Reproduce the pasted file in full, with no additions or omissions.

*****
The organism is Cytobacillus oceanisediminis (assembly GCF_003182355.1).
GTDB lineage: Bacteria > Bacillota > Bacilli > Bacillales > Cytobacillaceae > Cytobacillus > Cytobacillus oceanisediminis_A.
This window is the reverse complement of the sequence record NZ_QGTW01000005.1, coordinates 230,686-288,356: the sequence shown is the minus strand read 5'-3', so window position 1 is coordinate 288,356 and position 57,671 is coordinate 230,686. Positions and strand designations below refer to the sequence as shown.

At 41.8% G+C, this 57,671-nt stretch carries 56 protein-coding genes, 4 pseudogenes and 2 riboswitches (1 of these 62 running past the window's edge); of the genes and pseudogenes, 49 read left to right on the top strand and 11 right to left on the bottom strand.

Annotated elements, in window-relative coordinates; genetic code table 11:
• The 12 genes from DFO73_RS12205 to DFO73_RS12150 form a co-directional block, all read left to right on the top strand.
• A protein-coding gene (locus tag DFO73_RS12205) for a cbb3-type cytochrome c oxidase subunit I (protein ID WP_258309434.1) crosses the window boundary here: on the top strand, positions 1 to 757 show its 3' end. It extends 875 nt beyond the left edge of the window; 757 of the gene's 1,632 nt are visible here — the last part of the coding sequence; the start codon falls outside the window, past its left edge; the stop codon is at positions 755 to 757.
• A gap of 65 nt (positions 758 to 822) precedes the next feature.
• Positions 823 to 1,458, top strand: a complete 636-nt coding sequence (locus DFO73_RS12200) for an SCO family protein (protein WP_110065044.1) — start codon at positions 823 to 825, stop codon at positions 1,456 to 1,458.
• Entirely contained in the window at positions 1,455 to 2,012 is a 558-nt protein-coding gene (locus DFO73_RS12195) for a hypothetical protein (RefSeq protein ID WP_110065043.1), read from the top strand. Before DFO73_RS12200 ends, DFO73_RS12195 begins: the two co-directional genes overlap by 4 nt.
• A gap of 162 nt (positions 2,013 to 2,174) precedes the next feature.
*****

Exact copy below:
The organism is Cytobacillus oceanisediminis (assembly GCF_003182355.1).
GTDB lineage: Bacteria > Bacillota > Bacilli > Bacillales > Cytobacillaceae > Cytobacillus > Cytobacillus oceanisediminis_A.
This window is the reverse complement of the sequence record NZ_QGTW01000005.1, coordinates 230,686-288,356: the sequence shown is the minus strand read 5'-3', so window position 1 is coordinate 288,356 and position 57,671 is coordinate 230,686. Positions and strand designations below refer to the sequence as shown.

At 41.8% G+C, this 57,671-nt stretch carries 56 protein-coding genes, 4 pseudogenes and 2 riboswitches (1 of these 62 running past the window's edge); of the genes and pseudogenes, 49 read left to right on the top strand and 11 right to left on the bottom strand.

Annotated elements, in window-relative coordinates; genetic code table 11:
• The 12 genes from DFO73_RS12205 to DFO73_RS12150 form a co-directional block, all read left to right on the top strand.
• A protein-coding gene (locus tag DFO73_RS12205) for a cbb3-type cytochrome c oxidase subunit I (protein ID WP_258309434.1) crosses the window boundary here: on the top strand, positions 1 to 757 show its 3' end. It extends 875 nt beyond the left edge of the window; 757 of the gene's 1,632 nt are visible here — the last part of the coding sequence; the start codon falls outside the window, past its left edge; the stop codon is at positions 755 to 757.
• A gap of 65 nt (positions 758 to 822) precedes the next feature.
• Positions 823 to 1,458, top strand: a complete 636-nt coding sequence (locus DFO73_RS12200) for an SCO family protein (protein WP_110065044.1) — start codon at positions 823 to 825, stop codon at positions 1,456 to 1,458.
• Entirely contained in the window at positions 1,455 to 2,012 is a 558-nt protein-coding gene (locus DFO73_RS12195) for a hypothetical protein (RefSeq protein ID WP_110065043.1), read from the top strand. Before DFO73_RS12200 ends, DFO73_RS12195 begins: the two co-directional genes overlap by 4 nt.
• A gap of 162 nt (positions 2,013 to 2,174) precedes the next feature.